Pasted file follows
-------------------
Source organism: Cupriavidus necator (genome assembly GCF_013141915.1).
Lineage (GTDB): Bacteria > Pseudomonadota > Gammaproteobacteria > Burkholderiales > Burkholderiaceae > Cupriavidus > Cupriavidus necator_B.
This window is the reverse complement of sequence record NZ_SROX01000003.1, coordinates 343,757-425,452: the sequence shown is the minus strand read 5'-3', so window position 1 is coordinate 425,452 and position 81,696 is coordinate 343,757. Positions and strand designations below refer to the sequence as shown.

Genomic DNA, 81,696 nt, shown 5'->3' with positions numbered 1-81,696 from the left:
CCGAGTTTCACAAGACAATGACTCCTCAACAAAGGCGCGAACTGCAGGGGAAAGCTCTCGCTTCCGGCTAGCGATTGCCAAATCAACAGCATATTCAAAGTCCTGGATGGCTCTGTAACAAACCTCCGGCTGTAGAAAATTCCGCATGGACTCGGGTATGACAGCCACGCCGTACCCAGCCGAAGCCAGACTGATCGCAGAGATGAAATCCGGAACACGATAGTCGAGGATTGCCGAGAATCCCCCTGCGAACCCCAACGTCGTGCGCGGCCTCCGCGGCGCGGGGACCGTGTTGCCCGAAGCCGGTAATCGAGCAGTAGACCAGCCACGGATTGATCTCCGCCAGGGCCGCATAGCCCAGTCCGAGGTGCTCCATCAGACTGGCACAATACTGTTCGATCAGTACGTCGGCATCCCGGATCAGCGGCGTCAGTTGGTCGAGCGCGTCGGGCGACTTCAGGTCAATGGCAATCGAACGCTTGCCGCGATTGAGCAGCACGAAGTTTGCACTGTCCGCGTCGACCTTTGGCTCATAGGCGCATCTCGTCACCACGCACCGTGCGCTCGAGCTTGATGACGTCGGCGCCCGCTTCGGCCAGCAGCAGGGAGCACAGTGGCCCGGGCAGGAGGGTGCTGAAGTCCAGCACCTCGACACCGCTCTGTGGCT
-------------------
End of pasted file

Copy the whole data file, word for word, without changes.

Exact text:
Source organism: Cupriavidus necator (genome assembly GCF_013141915.1).
Lineage (GTDB): Bacteria > Pseudomonadota > Gammaproteobacteria > Burkholderiales > Burkholderiaceae > Cupriavidus > Cupriavidus necator_B.
This window is the reverse complement of sequence record NZ_SROX01000003.1, coordinates 343,757-425,452: the sequence shown is the minus strand read 5'-3', so window position 1 is coordinate 425,452 and position 81,696 is coordinate 343,757. Positions and strand designations below refer to the sequence as shown.

Genomic DNA, 81,696 nt, shown 5'->3' with positions numbered 1-81,696 from the left:
CCGAGTTTCACAAGACAATGACTCCTCAACAAAGGCGCGAACTGCAGGGGAAAGCTCTCGCTTCCGGCTAGCGATTGCCAAATCAACAGCATATTCAAAGTCCTGGATGGCTCTGTAACAAACCTCCGGCTGTAGAAAATTCCGCATGGACTCGGGTATGACAGCCACGCCGTACCCAGCCGAAGCCAGACTGATCGCAGAGATGAAATCCGGAACACGATAGTCGAGGATTGCCGAGAATCCCCCTGCGAACCCCAACGTCGTGCGCGGCCTCCGCGGCGCGGGGACCGTGTTGCCCGAAGCCGGTAATCGAGCAGTAGACCAGCCACGGATTGATCTCCGCCAGGGCCGCATAGCCCAGTCCGAGGTGCTCCATCAGACTGGCACAATACTGTTCGATCAGTACGTCGGCATCCCGGATCAGCGGCGTCAGTTGGTCGAGCGCGTCGGGCGACTTCAGGTCAATGGCAATCGAACGCTTGCCGCGATTGAGCAGCACGAAGTTTGCACTGTCCGCGTCGACCTTTGGCTCATAGGCGCATCTCGTCACCACGCACCGTGCGCTCGAGCTTGATGACGTCGGCGCCCGCTTCGGCCAGCAGCAGGGAGCACAGTGGCCCGGGCAGGAGGGTGCTGAAGTCCAGCACCTCGACACCGCTCTGTGGCT